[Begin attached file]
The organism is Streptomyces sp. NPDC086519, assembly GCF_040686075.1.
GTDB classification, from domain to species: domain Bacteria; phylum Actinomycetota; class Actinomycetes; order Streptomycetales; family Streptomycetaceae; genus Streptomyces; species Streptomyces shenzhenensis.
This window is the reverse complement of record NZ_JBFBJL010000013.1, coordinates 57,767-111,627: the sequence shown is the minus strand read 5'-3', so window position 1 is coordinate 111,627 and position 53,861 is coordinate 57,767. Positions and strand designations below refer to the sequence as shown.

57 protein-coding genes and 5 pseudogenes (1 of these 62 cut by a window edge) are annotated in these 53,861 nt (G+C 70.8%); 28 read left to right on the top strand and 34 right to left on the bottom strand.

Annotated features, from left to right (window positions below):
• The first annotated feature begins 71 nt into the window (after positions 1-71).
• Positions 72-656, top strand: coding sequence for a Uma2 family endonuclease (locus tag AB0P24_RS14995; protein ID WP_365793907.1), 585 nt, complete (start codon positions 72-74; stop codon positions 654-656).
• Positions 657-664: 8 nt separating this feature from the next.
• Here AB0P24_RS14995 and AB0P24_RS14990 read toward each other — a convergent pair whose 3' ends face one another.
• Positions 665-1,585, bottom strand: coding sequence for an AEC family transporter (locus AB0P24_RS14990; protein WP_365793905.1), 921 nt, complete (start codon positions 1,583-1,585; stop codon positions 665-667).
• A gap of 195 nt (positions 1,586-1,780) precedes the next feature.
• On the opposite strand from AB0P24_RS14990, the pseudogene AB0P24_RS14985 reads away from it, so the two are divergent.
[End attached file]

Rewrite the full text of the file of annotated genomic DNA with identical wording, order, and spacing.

The organism is Streptomyces sp. NPDC086519, assembly GCF_040686075.1.
GTDB classification, from domain to species: domain Bacteria; phylum Actinomycetota; class Actinomycetes; order Streptomycetales; family Streptomycetaceae; genus Streptomyces; species Streptomyces shenzhenensis.
This window is the reverse complement of record NZ_JBFBJL010000013.1, coordinates 57,767-111,627: the sequence shown is the minus strand read 5'-3', so window position 1 is coordinate 111,627 and position 53,861 is coordinate 57,767. Positions and strand designations below refer to the sequence as shown.

57 protein-coding genes and 5 pseudogenes (1 of these 62 cut by a window edge) are annotated in these 53,861 nt (G+C 70.8%); 28 read left to right on the top strand and 34 right to left on the bottom strand.

Annotated features, from left to right (window positions below):
• The first annotated feature begins 71 nt into the window (after positions 1-71).
• Positions 72-656, top strand: coding sequence for a Uma2 family endonuclease (locus tag AB0P24_RS14995; protein ID WP_365793907.1), 585 nt, complete (start codon positions 72-74; stop codon positions 654-656).
• Positions 657-664: 8 nt separating this feature from the next.
• Here AB0P24_RS14995 and AB0P24_RS14990 read toward each other — a convergent pair whose 3' ends face one another.
• Positions 665-1,585, bottom strand: coding sequence for an AEC family transporter (locus AB0P24_RS14990; protein WP_365793905.1), 921 nt, complete (start codon positions 1,583-1,585; stop codon positions 665-667).
• A gap of 195 nt (positions 1,586-1,780) precedes the next feature.
• On the opposite strand from AB0P24_RS14990, the pseudogene AB0P24_RS14985 reads away from it, so the two are divergent.